7 Fun Things Illegal Migrants Can Do in Martha’s Vineyard This Month

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    Martha’s Vineyard’s tightknit, affluent community, comprising mostly Democrats, including former President Barack Obama, had proudly taken in the migrants after they were flown in by Florida Gov. Ron DeSantis (R).

    DeSantis, noting Florida enforces immigration law, reasoned that “it’s better to be able to go to a sanctuary jurisdiction, and, yes, we will help facilitate that transport for you to be able to go to greener pastures.”

    The migrants’ stay at the Vineyard was, however, short-lived as Massachusetts Gov. Charlie Baker (R) was quick to deport them from the island. Baker announced he was sending them on Friday to a military base on Cape Cod because “the island communities are not equipped to provide sustainable accommodation” for the mostly Venezuelan nationals.

    In light of the revelation that Martha’s Vineyard is not immune to receiving planes of illegal migrants — planes Biden too has sent in scores to cities across America since taking office — and because the DeSantis team has floated the idea of sending more to Martha’s Vineyard, below is a list of island activities for any new arrivals.

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    1. Take a ferry to Nantucket

    The illegal migrants were ferried from Vineyard Haven to Woods Hole, a ride during which some left their buses on the ferry to “gaze across the glistening water at Cape Cod,” the Cape Cod Times reported. They can, if they have $41, also take a one-way trip to Nantucket via ferry to see more glistening water through October.

    Hy-Line Ferry in Nantucket Harbor on August 9, 2014, in Nantucket. (Paul Marotta/Getty Images)

    2. Visit the lighthouses

    Martha’s Vineyard is home to five historic lighthouses.

    A general view of the Edgartown Lighthouse on August 22, 2014, in Martha’s Vineyard. (Paul Marotta/Getty Images)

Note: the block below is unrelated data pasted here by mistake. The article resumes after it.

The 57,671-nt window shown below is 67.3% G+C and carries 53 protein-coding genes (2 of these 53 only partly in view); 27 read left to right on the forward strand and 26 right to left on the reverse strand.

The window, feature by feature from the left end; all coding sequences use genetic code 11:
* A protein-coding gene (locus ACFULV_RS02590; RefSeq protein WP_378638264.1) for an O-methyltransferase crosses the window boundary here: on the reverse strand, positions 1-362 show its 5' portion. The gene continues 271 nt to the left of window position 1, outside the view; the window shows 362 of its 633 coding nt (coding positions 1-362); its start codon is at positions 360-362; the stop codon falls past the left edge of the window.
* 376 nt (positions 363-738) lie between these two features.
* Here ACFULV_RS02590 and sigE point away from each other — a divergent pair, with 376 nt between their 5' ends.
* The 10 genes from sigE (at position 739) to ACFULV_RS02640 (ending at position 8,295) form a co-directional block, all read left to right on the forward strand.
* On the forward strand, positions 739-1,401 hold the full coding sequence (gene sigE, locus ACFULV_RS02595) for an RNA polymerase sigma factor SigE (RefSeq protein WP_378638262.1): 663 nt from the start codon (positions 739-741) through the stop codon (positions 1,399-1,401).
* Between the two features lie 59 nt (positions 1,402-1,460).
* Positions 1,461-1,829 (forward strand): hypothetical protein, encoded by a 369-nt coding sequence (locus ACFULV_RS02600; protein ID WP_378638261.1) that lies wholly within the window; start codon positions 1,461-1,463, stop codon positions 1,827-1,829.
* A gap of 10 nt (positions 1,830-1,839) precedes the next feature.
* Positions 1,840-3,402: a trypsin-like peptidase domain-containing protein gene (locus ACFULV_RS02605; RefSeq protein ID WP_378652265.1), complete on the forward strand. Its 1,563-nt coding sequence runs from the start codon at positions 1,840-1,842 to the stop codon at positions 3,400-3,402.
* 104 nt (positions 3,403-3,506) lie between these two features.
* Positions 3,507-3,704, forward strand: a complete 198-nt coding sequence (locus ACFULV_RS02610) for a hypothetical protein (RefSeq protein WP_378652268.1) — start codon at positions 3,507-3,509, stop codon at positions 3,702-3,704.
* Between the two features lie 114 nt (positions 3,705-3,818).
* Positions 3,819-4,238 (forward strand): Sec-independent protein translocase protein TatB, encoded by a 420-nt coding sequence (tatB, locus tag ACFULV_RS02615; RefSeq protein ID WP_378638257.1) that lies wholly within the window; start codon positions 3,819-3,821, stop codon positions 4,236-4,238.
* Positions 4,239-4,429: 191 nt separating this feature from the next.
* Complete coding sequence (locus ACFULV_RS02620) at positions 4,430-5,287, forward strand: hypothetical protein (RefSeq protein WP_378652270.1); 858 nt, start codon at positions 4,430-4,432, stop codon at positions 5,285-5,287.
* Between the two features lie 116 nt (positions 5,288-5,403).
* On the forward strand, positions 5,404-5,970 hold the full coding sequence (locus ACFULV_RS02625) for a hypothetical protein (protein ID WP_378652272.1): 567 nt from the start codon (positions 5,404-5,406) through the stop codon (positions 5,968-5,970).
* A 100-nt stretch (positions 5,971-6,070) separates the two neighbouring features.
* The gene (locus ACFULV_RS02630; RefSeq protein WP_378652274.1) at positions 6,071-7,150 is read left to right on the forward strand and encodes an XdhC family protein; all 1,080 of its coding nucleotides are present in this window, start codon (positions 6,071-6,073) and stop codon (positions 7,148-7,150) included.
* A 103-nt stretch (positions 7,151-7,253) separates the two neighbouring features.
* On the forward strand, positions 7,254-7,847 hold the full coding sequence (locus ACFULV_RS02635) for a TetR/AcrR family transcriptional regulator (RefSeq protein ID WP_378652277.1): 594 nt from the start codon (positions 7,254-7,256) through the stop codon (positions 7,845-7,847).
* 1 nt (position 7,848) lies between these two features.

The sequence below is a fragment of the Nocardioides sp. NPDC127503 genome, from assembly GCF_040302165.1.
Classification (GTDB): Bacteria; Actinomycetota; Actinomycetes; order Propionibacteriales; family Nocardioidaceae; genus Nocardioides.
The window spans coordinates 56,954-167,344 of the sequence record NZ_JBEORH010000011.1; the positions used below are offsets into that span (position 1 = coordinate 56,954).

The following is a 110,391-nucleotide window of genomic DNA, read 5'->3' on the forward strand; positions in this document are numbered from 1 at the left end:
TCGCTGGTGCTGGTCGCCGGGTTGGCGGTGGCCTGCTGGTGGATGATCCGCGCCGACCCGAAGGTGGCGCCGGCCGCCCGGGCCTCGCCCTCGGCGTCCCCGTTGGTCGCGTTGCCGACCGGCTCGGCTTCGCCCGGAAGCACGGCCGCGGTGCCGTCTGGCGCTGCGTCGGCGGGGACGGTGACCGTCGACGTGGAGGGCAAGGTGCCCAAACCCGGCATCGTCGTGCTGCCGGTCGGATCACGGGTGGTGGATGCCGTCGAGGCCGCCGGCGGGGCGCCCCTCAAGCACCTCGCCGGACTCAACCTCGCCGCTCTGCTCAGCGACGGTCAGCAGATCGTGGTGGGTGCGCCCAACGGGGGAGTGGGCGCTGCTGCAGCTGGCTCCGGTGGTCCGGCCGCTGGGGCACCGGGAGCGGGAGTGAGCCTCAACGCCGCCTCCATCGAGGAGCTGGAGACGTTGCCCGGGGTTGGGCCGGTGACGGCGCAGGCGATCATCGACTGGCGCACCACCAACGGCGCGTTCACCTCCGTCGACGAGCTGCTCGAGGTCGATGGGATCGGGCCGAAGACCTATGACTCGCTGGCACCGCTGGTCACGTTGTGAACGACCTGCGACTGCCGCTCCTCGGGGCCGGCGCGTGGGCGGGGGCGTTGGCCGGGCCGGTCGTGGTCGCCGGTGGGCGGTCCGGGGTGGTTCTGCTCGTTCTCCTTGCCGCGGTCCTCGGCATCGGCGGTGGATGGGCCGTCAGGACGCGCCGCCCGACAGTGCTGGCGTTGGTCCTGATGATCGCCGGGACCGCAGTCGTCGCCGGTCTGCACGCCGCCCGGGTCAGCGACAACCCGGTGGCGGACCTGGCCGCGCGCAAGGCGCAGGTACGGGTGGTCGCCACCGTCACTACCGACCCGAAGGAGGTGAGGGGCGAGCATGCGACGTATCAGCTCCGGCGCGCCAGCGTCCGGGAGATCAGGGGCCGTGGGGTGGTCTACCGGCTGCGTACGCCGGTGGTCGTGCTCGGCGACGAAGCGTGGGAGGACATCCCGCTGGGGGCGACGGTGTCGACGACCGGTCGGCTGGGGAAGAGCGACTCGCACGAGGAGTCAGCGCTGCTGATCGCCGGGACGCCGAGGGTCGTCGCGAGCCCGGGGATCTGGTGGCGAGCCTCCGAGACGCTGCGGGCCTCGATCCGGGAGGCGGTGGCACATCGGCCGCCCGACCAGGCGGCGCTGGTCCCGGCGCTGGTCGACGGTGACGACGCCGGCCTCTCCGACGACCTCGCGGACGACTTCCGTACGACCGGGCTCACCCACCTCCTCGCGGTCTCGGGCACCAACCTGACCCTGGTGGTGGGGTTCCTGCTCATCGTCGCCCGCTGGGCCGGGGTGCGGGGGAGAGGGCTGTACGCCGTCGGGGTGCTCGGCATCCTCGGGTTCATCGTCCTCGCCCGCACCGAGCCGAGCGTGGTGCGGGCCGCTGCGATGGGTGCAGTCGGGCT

3. Go to a public beach

    There are several easily accessible beaches, including one little-known nude beach, called Moshup Beach, which is located over by the Gay Head lighthouse and cliffs on the west side of the island.

    The Gay Head cliffs in Aquinnah on Martha’s Vineyard are pictured on May 22, 2019. (Jonathan Wiggs/Boston Globe via Getty Images)

    4. Take advantage of off-season restaurant deals

    The post-Labor Day lull is a prime time to visit Martha’s Vineyard, when tourism has died down but restaurants and shops remain open, according to a Martha’s Vineyard Chamber of Commerce blog post.

    People gather outside of restaurants on Martha’s Vineyard in Oak Bluffs, Massachusetts, June 18, 2020. (Adam Glanzman/Bloomberg via Getty Images)

    5. See famous settings from Jaws

    There are a number of areas on Martha’s Vineyard to see film locations from Steven Spielberg’s classic American thriller movie Jaws, but perhaps the most famous one is the “Jaws bridge,” connecting Edgartown and Oak Bluffs.

    A boy jumps off “Jaws Bridge” during JawsFest: The Tribute, a festival celebrating the film Jaws, on the island of Martha’s Vineyard on August 11, 2012, in Edgartown, Massachusetts. (Mario Tama/Getty Images)

    6. Buy Black Dog or Vineyard Vines clothing

    There are several stores in Martha’s Vineyard that sell apparel by The Black Dog and Vineyard Vines, two companies whose recognizable logos, the black Labrador/boxer mix and the smiling whale, originated in Martha’s Vineyard. A Black Dog T-shirt is roughly $35.

    The Black Dog is a restaurant and tavern in Vineyard Haven. The restaurant was founded in 1971, and became well known for its souvenir T-shirts, featuring its logo of the eponymous black dog. (Brooks Kraft LLC/Corbis via Getty Images)

    7. Check out Chappaquiddick Island

    The island on Martha’s Vineyard is known for its beaches, Cape Poge lighthouse, trails, birdwatching, lack of internet, and a notorious 1969 incident in which Sen. Ted Kennedy, President John F. Kennedy’s brother, negligently drove his car off a bridge, resulting in the death of a 28-year-old campaign aide.

    Couple fishing off Dike Bridge in Chappaquiddick. (John Greim/LightRocket via Getty Images)

    Write to Ashley Oliver at [email protected]. Follow her on Twitter at @asholiver.

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